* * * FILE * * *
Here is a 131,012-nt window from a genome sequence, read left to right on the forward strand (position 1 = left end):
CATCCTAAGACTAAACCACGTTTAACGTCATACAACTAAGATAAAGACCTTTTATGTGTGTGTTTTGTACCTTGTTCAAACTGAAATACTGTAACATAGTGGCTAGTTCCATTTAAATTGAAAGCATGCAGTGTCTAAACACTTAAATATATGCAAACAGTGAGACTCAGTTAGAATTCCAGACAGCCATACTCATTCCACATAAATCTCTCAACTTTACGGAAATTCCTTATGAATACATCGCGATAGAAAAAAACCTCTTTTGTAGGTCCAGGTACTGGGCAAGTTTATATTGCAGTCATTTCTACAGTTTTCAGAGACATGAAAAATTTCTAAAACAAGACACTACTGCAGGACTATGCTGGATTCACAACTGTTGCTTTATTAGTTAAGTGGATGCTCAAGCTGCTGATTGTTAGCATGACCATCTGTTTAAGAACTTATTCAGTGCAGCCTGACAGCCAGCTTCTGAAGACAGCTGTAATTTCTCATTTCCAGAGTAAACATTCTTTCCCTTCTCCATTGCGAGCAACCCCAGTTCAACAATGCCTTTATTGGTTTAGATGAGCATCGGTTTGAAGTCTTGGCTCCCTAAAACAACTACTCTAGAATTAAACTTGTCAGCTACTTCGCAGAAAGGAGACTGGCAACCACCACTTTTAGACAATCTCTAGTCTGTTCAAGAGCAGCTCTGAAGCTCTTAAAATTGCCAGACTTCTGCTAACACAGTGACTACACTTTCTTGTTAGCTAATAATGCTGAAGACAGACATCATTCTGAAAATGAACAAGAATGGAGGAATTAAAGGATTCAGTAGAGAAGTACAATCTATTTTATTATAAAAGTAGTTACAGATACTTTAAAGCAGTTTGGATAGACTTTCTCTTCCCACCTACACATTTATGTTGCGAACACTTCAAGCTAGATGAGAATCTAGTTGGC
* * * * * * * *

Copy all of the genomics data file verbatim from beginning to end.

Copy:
Here is a 131,012-nt window from a genome sequence, read left to right on the forward strand (position 1 = left end):
CATCCTAAGACTAAACCACGTTTAACGTCATACAACTAAGATAAAGACCTTTTATGTGTGTGTTTTGTACCTTGTTCAAACTGAAATACTGTAACATAGTGGCTAGTTCCATTTAAATTGAAAGCATGCAGTGTCTAAACACTTAAATATATGCAAACAGTGAGACTCAGTTAGAATTCCAGACAGCCATACTCATTCCACATAAATCTCTCAACTTTACGGAAATTCCTTATGAATACATCGCGATAGAAAAAAACCTCTTTTGTAGGTCCAGGTACTGGGCAAGTTTATATTGCAGTCATTTCTACAGTTTTCAGAGACATGAAAAATTTCTAAAACAAGACACTACTGCAGGACTATGCTGGATTCACAACTGTTGCTTTATTAGTTAAGTGGATGCTCAAGCTGCTGATTGTTAGCATGACCATCTGTTTAAGAACTTATTCAGTGCAGCCTGACAGCCAGCTTCTGAAGACAGCTGTAATTTCTCATTTCCAGAGTAAACATTCTTTCCCTTCTCCATTGCGAGCAACCCCAGTTCAACAATGCCTTTATTGGTTTAGATGAGCATCGGTTTGAAGTCTTGGCTCCCTAAAACAACTACTCTAGAATTAAACTTGTCAGCTACTTCGCAGAAAGGAGACTGGCAACCACCACTTTTAGACAATCTCTAGTCTGTTCAAGAGCAGCTCTGAAGCTCTTAAAATTGCCAGACTTCTGCTAACACAGTGACTACACTTTCTTGTTAGCTAATAATGCTGAAGACAGACATCATTCTGAAAATGAACAAGAATGGAGGAATTAAAGGATTCAGTAGAGAAGTACAATCTATTTTATTATAAAAGTAGTTACAGATACTTTAAAGCAGTTTGGATAGACTTTCTCTTCCCACCTACACATTTATGTTGCGAACACTTCAAGCTAGATGAGAATCTAGTTGGC